World shares hit an eight-month high on Thursday as the Bank of England prepared to deliver its Brexit defense plan, a move investors believe could set off another round of global central bank- and government-led stimulus.
Talk of more action from Japan had lifted sentiment ahead of a BoE policy statement, and European markets opened with shares FTEU3 up 1 percent, bonds in reverse <GVD/EUR> and sterling GBD=D4 and the euro EUR= firm against the dollar and the yen.
Most economists polled by Reuters expect the BoE will cut rates to a record low of 0.25 percent, followed by a reactivation – probably in August – of the QE bond-buying program it adopted as the financial crisis raged in early 2009.
Mark Carney, the head of the BoE has said he is not a fan of the negative interest rates the European Central Bank and the Bank of Japan are employing, so the scale and shape of BoE ‘QE2′ has become the focus for financial markets.
“Having already seen Carney come out of the gate early, we are for sure going to see something from the BoE,” said Aviva Investors’ head of rates Charlie Diebel.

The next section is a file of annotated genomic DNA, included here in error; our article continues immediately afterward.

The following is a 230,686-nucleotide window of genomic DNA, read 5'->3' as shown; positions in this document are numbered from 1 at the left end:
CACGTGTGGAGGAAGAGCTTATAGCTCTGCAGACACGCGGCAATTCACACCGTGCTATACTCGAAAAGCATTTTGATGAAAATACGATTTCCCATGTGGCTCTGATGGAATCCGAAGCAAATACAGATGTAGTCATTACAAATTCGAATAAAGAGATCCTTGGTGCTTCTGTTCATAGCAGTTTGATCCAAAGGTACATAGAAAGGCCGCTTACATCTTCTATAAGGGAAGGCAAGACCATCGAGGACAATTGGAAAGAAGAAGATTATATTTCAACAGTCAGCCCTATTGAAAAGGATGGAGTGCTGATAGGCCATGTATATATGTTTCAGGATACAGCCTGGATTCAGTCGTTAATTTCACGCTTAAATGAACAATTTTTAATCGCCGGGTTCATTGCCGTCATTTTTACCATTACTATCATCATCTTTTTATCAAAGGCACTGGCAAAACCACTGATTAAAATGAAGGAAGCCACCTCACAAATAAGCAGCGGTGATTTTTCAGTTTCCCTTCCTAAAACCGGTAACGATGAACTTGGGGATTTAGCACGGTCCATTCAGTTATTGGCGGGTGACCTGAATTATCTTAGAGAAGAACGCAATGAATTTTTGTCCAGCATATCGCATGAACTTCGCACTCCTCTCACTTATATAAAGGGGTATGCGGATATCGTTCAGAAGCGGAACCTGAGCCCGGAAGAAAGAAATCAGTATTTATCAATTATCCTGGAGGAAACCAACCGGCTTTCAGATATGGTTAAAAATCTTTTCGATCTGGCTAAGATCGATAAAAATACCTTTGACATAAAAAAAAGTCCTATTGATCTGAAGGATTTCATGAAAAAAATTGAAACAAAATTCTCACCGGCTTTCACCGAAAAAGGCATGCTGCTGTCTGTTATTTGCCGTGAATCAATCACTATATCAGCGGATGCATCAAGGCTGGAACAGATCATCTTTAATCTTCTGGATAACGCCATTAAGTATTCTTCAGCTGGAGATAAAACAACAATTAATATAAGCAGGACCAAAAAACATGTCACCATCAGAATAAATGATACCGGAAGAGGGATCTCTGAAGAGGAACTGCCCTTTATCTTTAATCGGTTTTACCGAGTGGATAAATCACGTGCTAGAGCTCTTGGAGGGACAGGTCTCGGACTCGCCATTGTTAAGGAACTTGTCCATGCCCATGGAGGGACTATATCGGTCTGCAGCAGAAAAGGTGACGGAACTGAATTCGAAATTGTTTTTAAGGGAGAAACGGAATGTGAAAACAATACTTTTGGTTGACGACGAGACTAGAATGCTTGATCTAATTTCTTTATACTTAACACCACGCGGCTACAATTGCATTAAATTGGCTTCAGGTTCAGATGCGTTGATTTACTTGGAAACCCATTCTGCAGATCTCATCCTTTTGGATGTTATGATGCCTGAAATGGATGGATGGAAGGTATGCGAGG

“The question really is whether we get shock and awe and they cut by 40 basis points and start talking about credit easing (QE or further cheap loan offers), or we get something a bit more measured.”
The pound GBD was up at $1.3220 ahead of the 1100 GMT (07:00 a.m. EDT) BoE decision, off the $1.3340 hit on Wednesday after Theresa May was installed as UK prime minister to end fears of a drawn-out Conservative leadership battle.
The yen was the day’s big currency mover.
It fell to 105.54 yen per dollar JP= down 4 percent since the start of the week, which if it holds will be the sharpest drop since 1999 and the sixth biggest since the end of the Bretton Woods era over 40 years ago.
Helping fuel the move was a report that former U.S. Federal Reserve Chairman Ben Bernanke had floated the idea of perpetual bonds with one of Prime Minister Shinzo Abe’s key advisers in April.
Abe called for fiscal stimulus, expected to reach about 2 percent of GDP, following an upper house election victory that strengthened his grip on power on Sunday.
“We’ve heard a lot of talk about fiscal policy out of Japan. Something will happen on that front. The big question is whether there will be further monetary easing and coordination of the two,” said Societe Generale’s Alvin Tan.